What emerges from the text is a sense of immobility. These soldiers are stuck, not for their inability to move as they once did, though that is part of it, but rather as consequence of the futility of trying to resolve conflicting narratives about their post-war existence. Missing limbs, physical therapy, packs of medications, body ports and tubes; the maintenance of the physical self takes on a complexity and demands a degree of attention that all but eliminates any possibility for the middle class American dream of heteronormative nuclear domesticity. The irony being that the more the narrative of domesticity, gratitude, and patriotic duty is forced upon these soldiers, the more it suffocates the truly ordinary of their lives as they live them. This comes through in the text itself: Wool’s writing is relentless, and she has an evocative way of explicating contradiction such that vivid and unexpected intimacies snap into place. The reader gets the sense that its fractured, anti-narrative shape was intentionally mimetic of the extra/ordinary reality she sought to capture. The gears of war turn, within a rhetorical façade unique to date in the complex assemblage of nationalist propaganda and public sentiment. These soldiers get ground up in the middle, figuratively paralyzed in a way that finds a disconcertingly embodied parallel. Wool writes, “Gratitude sanitizes the gory implications of sacrifice, leaving in its stead a clean picture of patriotism. The visceral pinkness of raw flesh is displaced by the glossy thickness of blue blood” (112). This erasure, brought into flesh, permeates the extra/ordinary landscape Wool describes, and shapes the lives of soldiers in complex and contradictory ways.
This book takes on a number of multilayered and interconnected themes, the stitching holding them together being the phenomenological state of enduring, in contradictory ways, in relation to the self, the family, the military, and the state as it flows through these increasingly intimate social layers to bear on the lives of these young men. In many ways, the book is about negated futures: about futures indeterminately delayed, about futures only possible in the national imaginary, and the persistent flows of normalcy, or masculinity prescribed in hard, physical, inescapable ways that destabilize the plausible reality of “ordinary” futures in the first place. Severely injured, stuck in a care facility that simultaneously reminds them of their war-torn state even as it facilitates healing, and with a caring regimen that problematizes intimate and familiar relationships (elsewhere she and Seth Messinger have written about the contradictory placement of the intimates/family members assisting in their rehabilitation [see Medical Anthropology Quarterly 2012]), these men wait (and fight for) medical treatment to rebuild their bodies, even as they struggle to negotiate their roles in a civilian world for which they are no longer equipped. This impossible position, the otherness that the experience of war has imposed on them, becomes their ordinary. Extra/ordinary takes on another dimension.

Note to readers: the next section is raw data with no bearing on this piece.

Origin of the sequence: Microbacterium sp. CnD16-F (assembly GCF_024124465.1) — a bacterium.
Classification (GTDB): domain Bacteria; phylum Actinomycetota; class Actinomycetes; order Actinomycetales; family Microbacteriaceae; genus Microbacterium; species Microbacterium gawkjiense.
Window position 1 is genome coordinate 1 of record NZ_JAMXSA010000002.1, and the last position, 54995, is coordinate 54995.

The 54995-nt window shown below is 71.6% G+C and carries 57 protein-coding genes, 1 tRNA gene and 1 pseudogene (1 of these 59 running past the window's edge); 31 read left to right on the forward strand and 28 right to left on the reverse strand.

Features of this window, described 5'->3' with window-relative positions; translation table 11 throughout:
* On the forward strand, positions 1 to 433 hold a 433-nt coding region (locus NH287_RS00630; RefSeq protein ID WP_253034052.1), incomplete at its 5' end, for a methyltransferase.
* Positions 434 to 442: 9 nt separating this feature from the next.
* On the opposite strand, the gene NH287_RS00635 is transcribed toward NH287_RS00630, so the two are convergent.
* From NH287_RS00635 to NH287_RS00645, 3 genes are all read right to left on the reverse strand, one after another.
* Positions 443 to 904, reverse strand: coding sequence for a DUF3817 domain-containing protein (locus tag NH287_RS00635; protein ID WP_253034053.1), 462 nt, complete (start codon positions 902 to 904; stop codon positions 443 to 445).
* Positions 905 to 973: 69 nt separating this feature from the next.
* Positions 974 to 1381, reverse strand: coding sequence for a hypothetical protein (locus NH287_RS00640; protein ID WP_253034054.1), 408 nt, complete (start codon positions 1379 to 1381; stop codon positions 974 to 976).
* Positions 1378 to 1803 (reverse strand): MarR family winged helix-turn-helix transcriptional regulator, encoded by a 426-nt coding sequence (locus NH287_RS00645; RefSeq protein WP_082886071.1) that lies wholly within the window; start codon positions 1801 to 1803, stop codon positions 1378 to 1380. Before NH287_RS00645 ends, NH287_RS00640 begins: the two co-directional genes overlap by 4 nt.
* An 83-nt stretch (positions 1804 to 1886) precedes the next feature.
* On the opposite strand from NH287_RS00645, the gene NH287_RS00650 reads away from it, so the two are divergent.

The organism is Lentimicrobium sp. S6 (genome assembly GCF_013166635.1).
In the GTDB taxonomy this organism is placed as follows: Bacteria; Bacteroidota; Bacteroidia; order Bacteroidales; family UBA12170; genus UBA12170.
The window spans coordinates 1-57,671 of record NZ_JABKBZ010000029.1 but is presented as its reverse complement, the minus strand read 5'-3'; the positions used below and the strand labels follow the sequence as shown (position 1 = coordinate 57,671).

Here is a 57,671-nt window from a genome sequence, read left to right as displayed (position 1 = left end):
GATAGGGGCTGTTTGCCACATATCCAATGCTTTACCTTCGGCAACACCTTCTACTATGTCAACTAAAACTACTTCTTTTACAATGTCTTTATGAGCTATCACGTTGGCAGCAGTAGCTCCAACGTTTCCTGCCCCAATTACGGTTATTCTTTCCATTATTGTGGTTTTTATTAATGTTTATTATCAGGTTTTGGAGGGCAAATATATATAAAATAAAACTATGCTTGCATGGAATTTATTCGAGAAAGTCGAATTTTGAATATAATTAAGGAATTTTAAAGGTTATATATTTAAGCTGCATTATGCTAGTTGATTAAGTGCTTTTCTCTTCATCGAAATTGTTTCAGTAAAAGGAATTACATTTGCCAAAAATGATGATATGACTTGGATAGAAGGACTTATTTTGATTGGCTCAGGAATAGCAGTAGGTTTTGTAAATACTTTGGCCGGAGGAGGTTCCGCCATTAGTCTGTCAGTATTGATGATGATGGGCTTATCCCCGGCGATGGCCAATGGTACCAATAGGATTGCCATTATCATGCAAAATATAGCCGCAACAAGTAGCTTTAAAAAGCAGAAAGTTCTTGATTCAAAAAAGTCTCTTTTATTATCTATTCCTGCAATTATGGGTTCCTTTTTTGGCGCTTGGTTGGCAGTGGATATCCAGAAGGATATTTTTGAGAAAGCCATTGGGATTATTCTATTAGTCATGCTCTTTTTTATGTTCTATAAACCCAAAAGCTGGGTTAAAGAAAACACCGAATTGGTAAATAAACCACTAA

In After War, Wool succeeds in significantly reworking notions of suffering as they are rendered in ethnographic accounts. As debates in the discipline continue to circulate about portrayals of suffering and “the anthropology of the good,” Wool gives us an account that destabilizes both of these categories, revealing a more complex assemblage that draws on contested and malleable experiences of both suffering and goodness. She argues, convincingly, that attention to the experience of these soldiers does not demand a relativizing condemnation of suffering, or the proclamation of a shared bare human-ness that makes soldiers’ experience legible and their extraordinary experience of violence problematic. Rather, it is the becoming ordinary, the living of their after war state as ordinary that must be given attention. These soldiers are caught in the tide of “thick and thin” relationships: the overwhelming experience of war, the inescapable fragility of the physical, the depth and complication of their intimate attachments, and the uncertain attainability of an ordinary future. These tensions prohibit a return to normalcy at the same time that they hold out the possibility of recovery. Lives at Walter Reed are held in suspension, and the soldiers find that it is the public insistence on their extraordinariness, and on their and suffering, that is ultimately unlivable.